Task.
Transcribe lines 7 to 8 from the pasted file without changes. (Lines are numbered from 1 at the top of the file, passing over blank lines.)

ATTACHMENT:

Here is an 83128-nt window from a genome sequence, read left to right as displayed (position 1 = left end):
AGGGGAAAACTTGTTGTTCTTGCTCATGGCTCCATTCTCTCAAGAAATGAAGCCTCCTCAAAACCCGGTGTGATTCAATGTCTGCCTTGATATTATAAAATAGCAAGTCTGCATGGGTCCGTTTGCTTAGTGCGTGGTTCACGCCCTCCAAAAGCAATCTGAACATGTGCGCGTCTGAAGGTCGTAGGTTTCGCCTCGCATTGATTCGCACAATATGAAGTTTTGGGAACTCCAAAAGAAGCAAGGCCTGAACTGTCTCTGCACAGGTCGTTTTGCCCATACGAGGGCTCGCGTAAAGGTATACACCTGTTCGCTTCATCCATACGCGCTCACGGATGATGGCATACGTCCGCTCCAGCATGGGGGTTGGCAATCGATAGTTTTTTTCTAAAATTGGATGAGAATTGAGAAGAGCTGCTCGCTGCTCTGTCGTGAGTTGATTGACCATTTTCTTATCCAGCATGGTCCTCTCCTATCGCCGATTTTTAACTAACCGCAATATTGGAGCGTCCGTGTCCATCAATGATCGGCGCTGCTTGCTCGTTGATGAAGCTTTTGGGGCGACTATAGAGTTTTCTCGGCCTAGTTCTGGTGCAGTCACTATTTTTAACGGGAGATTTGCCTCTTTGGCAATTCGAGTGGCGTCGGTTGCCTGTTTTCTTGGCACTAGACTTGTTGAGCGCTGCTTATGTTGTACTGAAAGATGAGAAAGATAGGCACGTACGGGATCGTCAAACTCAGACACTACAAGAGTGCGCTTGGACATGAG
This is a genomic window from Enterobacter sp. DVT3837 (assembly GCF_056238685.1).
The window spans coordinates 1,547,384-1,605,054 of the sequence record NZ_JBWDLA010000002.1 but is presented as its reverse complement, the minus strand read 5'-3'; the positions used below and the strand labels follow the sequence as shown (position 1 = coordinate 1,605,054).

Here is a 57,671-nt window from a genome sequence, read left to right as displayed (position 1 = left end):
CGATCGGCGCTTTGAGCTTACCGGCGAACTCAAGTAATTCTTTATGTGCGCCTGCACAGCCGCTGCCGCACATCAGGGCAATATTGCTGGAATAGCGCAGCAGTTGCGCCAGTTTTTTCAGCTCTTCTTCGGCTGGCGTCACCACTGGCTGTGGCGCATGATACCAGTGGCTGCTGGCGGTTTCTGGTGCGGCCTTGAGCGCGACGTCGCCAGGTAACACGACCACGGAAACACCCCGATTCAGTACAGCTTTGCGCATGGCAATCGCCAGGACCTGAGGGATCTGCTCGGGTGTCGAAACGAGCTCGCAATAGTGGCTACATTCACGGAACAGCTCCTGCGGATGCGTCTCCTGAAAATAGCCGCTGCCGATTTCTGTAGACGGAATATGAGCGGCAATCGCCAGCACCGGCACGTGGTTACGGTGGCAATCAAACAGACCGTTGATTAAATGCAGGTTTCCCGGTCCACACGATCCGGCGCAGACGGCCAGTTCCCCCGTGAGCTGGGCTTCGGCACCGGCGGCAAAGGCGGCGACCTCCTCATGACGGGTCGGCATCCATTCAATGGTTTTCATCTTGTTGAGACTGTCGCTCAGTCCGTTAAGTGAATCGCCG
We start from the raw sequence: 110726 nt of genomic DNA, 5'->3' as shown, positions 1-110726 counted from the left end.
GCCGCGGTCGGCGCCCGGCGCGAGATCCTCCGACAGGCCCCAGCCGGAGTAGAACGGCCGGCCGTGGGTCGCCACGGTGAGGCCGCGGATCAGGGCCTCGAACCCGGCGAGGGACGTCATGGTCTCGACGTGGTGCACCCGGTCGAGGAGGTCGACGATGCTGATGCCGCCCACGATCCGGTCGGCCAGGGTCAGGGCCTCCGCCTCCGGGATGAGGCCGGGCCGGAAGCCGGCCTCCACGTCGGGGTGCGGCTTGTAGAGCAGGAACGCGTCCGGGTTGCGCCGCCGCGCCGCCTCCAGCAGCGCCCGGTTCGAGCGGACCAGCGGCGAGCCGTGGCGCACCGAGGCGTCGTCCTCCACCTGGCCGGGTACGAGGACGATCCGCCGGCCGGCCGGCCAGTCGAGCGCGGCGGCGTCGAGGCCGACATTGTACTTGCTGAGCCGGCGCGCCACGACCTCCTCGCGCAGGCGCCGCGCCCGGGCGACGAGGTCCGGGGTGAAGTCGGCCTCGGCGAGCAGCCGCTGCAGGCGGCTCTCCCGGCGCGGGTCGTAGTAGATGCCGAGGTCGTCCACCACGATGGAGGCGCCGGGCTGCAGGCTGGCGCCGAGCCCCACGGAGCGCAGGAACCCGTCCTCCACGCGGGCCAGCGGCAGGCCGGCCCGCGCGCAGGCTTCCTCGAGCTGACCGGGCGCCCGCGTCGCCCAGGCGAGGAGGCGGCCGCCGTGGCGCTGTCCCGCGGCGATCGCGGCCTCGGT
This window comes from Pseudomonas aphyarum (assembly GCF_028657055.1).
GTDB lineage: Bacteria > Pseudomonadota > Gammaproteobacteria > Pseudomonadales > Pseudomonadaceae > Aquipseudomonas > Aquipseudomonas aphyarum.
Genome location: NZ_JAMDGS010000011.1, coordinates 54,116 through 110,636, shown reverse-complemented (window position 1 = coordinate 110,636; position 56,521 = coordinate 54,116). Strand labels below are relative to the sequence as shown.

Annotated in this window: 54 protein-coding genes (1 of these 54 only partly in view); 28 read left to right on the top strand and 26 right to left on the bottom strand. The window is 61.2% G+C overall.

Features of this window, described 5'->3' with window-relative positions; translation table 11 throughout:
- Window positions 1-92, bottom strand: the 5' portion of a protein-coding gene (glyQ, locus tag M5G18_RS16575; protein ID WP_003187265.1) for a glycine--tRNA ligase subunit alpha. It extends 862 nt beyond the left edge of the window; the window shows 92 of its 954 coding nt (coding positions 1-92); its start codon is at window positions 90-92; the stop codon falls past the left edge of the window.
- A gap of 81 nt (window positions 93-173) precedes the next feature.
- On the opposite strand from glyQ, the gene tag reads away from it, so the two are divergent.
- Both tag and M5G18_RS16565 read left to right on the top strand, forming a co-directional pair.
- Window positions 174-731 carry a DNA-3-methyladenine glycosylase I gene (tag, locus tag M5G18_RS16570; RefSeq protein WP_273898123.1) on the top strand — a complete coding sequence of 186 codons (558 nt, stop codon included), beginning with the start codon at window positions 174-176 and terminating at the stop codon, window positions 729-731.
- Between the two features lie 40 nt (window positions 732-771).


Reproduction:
We start from the raw sequence: 110726 nt of genomic DNA, 5'->3' as shown, positions 1-110726 counted from the left end.
GCCGCGGTCGGCGCCCGGCGCGAGATCCTCCGACAGGCCCCAGCCGGAGTAGAACGGCCGGCCGTGGGTCGCCACGGTGAGGCCGCGGATCAGGGCCTCGAACCCGGCGAGGGACGTCATGGTCTCGACGTGGTGCACCCGGTCGAGGAGGTCGACGATGCTGATGCCGCCCACGATCCGGTCGGCCAGGGTCAGGGCCTCCGCCTCCGGGATGAGGCCGGGCCGGAAGCCGGCCTCCACGTCGGGGTGCGGCTTGTAGAGCAGGAACGCGTCCGGGTTGCGCCGCCGCGCCGCCTCCAGCAGCGCCCGGTTCGAGCGGACCAGCGGCGAGCCGTGGCGCACCGAGGCGTCGTCCTCCACCTGGCCGGGTACGAGGACGATCCGCCGGCCGGCCGGCCAGTCGAGCGCGGCGGCGTCGAGGCCGACATTGTACTTGCTGAGCCGGCGCGCCACGACCTCCTCGCGCAGGCGCCGCGCCCGGGCGACGAGGTCCGGGGTGAAGTCGGCCTCGGCGAGCAGCCGCTGCAGGCGGCTCTCCCGGCGCGGGTCGTAGTAGATGCCGAGGTCGTCCACCACGATGGAGGCGCCGGGCTGCAGGCTGGCGCCGAGCCCCACGGAGCGCAGGAACCCGTCCTCCACGCGGGCCAGCGGCAGGCCGGCCCGCGCGCAGGCTTCCTCGAGCTGACCGGGCGCCCGCGTCGCCCAGGCGAGGAGGCGGCCGCCGTGGCGCTGTCCCGCGGCGATCGCGGCCTCGGT